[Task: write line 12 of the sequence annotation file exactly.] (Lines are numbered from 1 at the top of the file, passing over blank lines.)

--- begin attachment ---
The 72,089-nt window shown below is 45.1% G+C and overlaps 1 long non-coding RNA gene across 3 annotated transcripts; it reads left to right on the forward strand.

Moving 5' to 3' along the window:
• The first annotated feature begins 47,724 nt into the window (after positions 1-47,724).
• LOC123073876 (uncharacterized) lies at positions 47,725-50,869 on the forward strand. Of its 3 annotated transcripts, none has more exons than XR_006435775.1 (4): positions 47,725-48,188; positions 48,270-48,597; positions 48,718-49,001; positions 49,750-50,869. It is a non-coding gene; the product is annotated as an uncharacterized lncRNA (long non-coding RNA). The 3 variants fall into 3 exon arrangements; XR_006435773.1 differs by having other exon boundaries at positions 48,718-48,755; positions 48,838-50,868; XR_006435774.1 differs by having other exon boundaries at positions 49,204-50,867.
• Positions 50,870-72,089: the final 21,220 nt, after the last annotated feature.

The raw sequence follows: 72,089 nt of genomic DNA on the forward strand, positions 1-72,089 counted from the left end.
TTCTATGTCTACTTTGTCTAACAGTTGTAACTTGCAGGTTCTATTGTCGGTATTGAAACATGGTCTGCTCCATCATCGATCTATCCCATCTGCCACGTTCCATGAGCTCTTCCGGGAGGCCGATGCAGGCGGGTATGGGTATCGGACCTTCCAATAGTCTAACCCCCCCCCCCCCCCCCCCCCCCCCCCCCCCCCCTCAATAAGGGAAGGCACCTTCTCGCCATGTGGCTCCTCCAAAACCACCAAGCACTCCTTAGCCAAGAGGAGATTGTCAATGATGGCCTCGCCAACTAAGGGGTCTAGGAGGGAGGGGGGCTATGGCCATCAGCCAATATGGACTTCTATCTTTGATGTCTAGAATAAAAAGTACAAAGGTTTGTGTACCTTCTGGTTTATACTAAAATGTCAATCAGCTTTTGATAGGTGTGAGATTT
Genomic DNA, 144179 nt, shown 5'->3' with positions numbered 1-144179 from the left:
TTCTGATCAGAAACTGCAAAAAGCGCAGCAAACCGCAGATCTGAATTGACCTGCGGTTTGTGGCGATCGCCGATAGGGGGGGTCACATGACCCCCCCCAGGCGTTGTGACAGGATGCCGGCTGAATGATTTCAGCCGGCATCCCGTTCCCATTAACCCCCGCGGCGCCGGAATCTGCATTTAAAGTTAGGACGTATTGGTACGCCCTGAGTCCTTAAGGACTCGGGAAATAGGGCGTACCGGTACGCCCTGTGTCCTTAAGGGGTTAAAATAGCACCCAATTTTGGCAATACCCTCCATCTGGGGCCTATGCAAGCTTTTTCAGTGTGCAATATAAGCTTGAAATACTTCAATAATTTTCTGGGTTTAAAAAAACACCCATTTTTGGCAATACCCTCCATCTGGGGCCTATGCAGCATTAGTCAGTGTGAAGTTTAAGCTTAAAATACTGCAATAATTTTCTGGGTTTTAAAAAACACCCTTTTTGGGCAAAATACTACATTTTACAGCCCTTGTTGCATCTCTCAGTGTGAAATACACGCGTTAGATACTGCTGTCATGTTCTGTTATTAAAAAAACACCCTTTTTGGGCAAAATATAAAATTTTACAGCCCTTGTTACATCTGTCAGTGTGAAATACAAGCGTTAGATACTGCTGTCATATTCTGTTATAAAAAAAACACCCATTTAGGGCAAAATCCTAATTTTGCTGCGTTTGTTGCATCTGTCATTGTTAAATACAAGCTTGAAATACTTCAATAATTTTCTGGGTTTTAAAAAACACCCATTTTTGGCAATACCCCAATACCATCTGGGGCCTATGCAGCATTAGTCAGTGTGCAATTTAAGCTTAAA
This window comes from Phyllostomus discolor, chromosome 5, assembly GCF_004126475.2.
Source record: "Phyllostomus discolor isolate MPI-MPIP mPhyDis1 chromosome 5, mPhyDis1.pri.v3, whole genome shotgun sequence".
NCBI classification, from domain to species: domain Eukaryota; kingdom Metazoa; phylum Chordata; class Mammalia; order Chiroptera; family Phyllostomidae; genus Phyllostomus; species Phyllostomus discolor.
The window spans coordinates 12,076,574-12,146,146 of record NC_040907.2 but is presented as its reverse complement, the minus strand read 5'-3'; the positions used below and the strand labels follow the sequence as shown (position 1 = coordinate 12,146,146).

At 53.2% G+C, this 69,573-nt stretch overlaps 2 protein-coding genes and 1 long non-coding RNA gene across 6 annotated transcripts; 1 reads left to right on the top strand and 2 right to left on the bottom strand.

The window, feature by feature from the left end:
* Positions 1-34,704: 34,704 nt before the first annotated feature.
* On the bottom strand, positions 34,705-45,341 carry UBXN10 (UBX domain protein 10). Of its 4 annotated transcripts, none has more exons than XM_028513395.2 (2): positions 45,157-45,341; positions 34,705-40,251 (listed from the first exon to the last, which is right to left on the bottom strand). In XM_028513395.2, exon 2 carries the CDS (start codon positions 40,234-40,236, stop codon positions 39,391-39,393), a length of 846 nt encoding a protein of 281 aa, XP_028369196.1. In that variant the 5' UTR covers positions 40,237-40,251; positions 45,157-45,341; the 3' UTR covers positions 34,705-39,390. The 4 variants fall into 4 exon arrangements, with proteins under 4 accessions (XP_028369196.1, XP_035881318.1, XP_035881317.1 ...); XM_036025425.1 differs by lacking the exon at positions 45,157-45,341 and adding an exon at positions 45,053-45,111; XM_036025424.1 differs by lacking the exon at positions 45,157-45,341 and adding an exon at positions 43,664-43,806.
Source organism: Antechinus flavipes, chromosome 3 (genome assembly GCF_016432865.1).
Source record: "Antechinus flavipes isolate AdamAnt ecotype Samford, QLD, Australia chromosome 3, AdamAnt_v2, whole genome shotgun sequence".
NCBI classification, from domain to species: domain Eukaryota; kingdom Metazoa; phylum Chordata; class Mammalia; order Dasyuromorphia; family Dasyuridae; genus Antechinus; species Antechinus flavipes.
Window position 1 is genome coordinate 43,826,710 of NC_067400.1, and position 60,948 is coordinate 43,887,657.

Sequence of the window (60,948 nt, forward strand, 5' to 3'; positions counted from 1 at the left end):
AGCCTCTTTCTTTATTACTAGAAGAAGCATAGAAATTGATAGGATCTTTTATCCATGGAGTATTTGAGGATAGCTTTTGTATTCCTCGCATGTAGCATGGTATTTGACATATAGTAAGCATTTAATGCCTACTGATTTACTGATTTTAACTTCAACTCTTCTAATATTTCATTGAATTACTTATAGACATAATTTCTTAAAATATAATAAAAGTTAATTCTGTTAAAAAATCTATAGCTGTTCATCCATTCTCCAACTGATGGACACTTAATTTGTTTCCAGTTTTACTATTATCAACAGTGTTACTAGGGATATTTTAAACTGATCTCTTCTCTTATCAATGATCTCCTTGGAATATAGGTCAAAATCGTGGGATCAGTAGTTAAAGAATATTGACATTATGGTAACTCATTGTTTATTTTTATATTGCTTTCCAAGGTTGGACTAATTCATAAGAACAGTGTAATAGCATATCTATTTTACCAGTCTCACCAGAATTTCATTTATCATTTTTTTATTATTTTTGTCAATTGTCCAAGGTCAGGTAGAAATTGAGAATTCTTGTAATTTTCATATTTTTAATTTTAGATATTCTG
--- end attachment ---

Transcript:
NCBI classification, from domain to species: domain Eukaryota; kingdom Metazoa; phylum Chordata; class Mammalia; order Chiroptera; family Phyllostomidae; genus Phyllostomus; species Phyllostomus discolor.